Rest and Wild

Canoe-Camping the Delaware River

January 13, 2019

Like most people under the age of ten, I jump on any excuse to use the word "starboard", so when I was asked to go canoe-camping, it seemed like a very good idea. For this, Joanna and I met two friends at the very top of New Jersey, in the town of Matamoras on the shore of the Delaware River. Our plan was to put in at Matamoras, paddle fifteen miles down to Dingmans Ferry, and camp on one of the river islands along the way; a leisurely two-day, one-night paddle.

The Delaware itself begins in southern New York, in the Catskill Mountains, as two branches that flow and meet in Hancock, Pennsylvania. From there it continues south, forms the entire Pennsylvania - New Jersey border, widens into the Delaware Bay, and finally empties into the Atlantic. The large river is responsible for the growth of border cities like Philadelphia, Trenton, and Camden, as it provides easy access to the ocean. But where we were, north of the Falls of Delaware, the river is non-tidal and calm, perfect for a relaxing paddling trip.

Galleon and me. I'm the one with the paddle.

Canoe-camping (or paddle-camping in general) is like backpacking except that with canoe-camping, you can bring a lot more gear and relax on your butt and, well, you're in a canoe in one case while you're not in the other. Certain luxuries, like beer or fresh fruit, become practical when paddling. For gear, the only things we brought beyond our usual backpacking kit were items to help us out in case the canoe capsized. This included two dry bags (Sea to Summit, 35 L) for our clothes and extra webbing straps to secure everything to the boat.

The canoe itself we rented from a livery service, Kittatinny Canoes. They made things easy by helping us plan our trip and driving us up to the launch spot the morning of our trip, allowing us to leave our car at the finish. They also provided life jackets and emergency whistles along with the boat rental.

With gear and paddlers onboard, we shoved off and started paddling. There was a distance requirement of 7 miles per day minimum to be allowed use of the campsites, but the current flowed maybe 2 mph in addition to the 3 mph we could make with the canoe, so there was no hurry to move along. A lot of the time we just sat there and let the current carry us, only paddling to stay in the middle of the river, watching the shores slip by. Sometimes we would have a snack, other times we'd lay down and watch the clouds. Our dog Galley tried her best to find shade in the boat under our seats.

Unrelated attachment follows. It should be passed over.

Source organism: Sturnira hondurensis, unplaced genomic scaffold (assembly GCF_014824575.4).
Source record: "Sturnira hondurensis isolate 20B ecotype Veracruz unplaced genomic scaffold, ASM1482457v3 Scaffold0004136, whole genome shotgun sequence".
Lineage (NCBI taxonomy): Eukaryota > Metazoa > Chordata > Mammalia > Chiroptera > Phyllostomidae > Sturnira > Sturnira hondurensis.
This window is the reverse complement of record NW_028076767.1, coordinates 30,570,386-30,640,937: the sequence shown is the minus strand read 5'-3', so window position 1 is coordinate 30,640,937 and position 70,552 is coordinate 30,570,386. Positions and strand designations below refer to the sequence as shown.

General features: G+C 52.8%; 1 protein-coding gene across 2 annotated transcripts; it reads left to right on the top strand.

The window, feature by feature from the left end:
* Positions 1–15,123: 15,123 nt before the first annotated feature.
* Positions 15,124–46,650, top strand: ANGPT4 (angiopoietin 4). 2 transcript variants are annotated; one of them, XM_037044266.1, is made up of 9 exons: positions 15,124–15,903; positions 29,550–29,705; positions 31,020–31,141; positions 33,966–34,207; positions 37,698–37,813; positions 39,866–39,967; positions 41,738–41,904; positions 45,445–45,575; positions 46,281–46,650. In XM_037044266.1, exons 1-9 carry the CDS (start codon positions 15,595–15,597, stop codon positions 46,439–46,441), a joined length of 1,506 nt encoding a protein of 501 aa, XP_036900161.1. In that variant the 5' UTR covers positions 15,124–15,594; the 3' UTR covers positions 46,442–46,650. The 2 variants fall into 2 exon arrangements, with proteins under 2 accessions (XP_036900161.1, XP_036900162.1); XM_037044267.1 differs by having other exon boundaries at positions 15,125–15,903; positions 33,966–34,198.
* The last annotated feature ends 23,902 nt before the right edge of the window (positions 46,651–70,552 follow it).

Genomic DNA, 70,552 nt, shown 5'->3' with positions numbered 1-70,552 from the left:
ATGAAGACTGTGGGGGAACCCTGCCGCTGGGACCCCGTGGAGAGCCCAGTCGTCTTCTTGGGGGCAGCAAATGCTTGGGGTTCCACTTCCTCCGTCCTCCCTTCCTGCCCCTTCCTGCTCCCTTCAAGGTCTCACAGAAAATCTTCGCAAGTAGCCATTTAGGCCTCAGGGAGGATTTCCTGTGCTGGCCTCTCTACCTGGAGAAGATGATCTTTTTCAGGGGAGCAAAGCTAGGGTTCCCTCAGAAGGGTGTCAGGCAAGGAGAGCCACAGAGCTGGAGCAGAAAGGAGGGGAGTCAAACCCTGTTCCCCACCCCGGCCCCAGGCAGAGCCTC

There were two islands with campsites on the river: Mashipacong and Namanock island; each a small hill of land that the river had branched around and surrounded. We planned on spending the night on Namanock, roughly half the distance between Matamoras and Dingmans. However, the islands were not labeled and their shores were overgrown in July, obscuring any obvious landing spots. A GPS would've been helpful. We paddled by Namanock Island without realizing it until we were past it.

What's more, we didn't understand the strength of the river current until we tried backtracking in search of a landing. The river flows at maybe 2 mph on a calm day, but the area had had a heavy rain the night before, so we were working against something closer to 4 or 5 mph, just about the maximum speed Joanna and I could make in a canoe. The friendly current that had let us travel the morning partly napping was now pushing us away from our home for the night.

With great effort, we fought the current, circumnavigated the island, and found a decent landing spot for our little flotilla. We tied the boats to some convenient tree roots then got out to explore the island. The dense trees provided welcome shade from the summer sun, especially after the unexpected paddle workout. The campsite was well-worn, though the five us were the only people on the island that day. We set up camp, took our time making dinner, and went to sleep to the sound of flowing water.

Galley guards Namanock Island

We awoke the next morning to find the river shrouded in fog, too thick to cast off in for fear of missing our destination. So we had a leisurely breakfast and waited for the fog to burn off, which it soon did.

The second day's paddle was uneventful and faster than the first since the campsite was actually further than halfway. As planned, we disembarked at Dingmans Ferry, returned the boats, and found our car where we left it. In retrospect, given the river current, we could have easily taken on more mileage and seen more of the river. I'd love to go back to do a multi-night trip, since carrying gear is so effortless.

This trip was in July of 2015.